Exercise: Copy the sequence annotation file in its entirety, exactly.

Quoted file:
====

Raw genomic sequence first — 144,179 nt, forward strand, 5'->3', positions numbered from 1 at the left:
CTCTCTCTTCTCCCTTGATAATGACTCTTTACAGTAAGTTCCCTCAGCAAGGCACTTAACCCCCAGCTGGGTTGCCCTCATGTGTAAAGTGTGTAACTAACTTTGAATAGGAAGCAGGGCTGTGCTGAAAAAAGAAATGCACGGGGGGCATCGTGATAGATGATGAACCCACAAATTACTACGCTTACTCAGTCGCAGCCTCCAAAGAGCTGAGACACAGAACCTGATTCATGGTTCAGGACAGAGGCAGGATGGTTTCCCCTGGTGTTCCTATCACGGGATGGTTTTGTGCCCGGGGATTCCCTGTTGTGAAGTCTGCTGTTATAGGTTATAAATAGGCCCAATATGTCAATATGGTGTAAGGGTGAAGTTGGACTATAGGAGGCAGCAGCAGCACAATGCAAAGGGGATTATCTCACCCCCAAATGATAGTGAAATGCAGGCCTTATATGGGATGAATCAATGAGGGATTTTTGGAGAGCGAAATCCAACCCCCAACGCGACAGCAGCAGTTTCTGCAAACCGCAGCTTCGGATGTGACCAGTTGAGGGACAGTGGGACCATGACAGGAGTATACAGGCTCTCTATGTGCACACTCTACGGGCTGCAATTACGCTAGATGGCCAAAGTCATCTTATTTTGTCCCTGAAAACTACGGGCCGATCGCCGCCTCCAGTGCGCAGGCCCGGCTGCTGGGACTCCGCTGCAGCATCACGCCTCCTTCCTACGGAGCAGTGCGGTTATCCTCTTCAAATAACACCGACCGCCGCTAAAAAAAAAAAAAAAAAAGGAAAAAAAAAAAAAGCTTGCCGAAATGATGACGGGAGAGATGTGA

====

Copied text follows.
Raw genomic sequence first — 144,179 nt, forward strand, 5'->3', positions numbered from 1 at the left:
CTCTCTCTTCTCCCTTGATAATGACTCTTTACAGTAAGTTCCCTCAGCAAGGCACTTAACCCCCAGCTGGGTTGCCCTCATGTGTAAAGTGTGTAACTAACTTTGAATAGGAAGCAGGGCTGTGCTGAAAAAAGAAATGCACGGGGGGCATCGTGATAGATGATGAACCCACAAATTACTACGCTTACTCAGTCGCAGCCTCCAAAGAGCTGAGACACAGAACCTGATTCATGGTTCAGGACAGAGGCAGGATGGTTTCCCCTGGTGTTCCTATCACGGGATGGTTTTGTGCCCGGGGATTCCCTGTTGTGAAGTCTGCTGTTATAGGTTATAAATAGGCCCAATATGTCAATATGGTGTAAGGGTGAAGTTGGACTATAGGAGGCAGCAGCAGCACAATGCAAAGGGGATTATCTCACCCCCAAATGATAGTGAAATGCAGGCCTTATATGGGATGAATCAATGAGGGATTTTTGGAGAGCGAAATCCAACCCCCAACGCGACAGCAGCAGTTTCTGCAAACCGCAGCTTCGGATGTGACCAGTTGAGGGACAGTGGGACCATGACAGGAGTATACAGGCTCTCTATGTGCACACTCTACGGGCTGCAATTACGCTAGATGGCCAAAGTCATCTTATTTTGTCCCTGAAAACTACGGGCCGATCGCCGCCTCCAGTGCGCAGGCCCGGCTGCTGGGACTCCGCTGCAGCATCACGCCTCCTTCCTACGGAGCAGTGCGGTTATCCTCTTCAAATAACACCGACCGCCGCTAAAAAAAAAAAAAAAAAAGGAAAAAAAAAAAAAGCTTGCCGAAATGATGACGGGAGAGATGTGA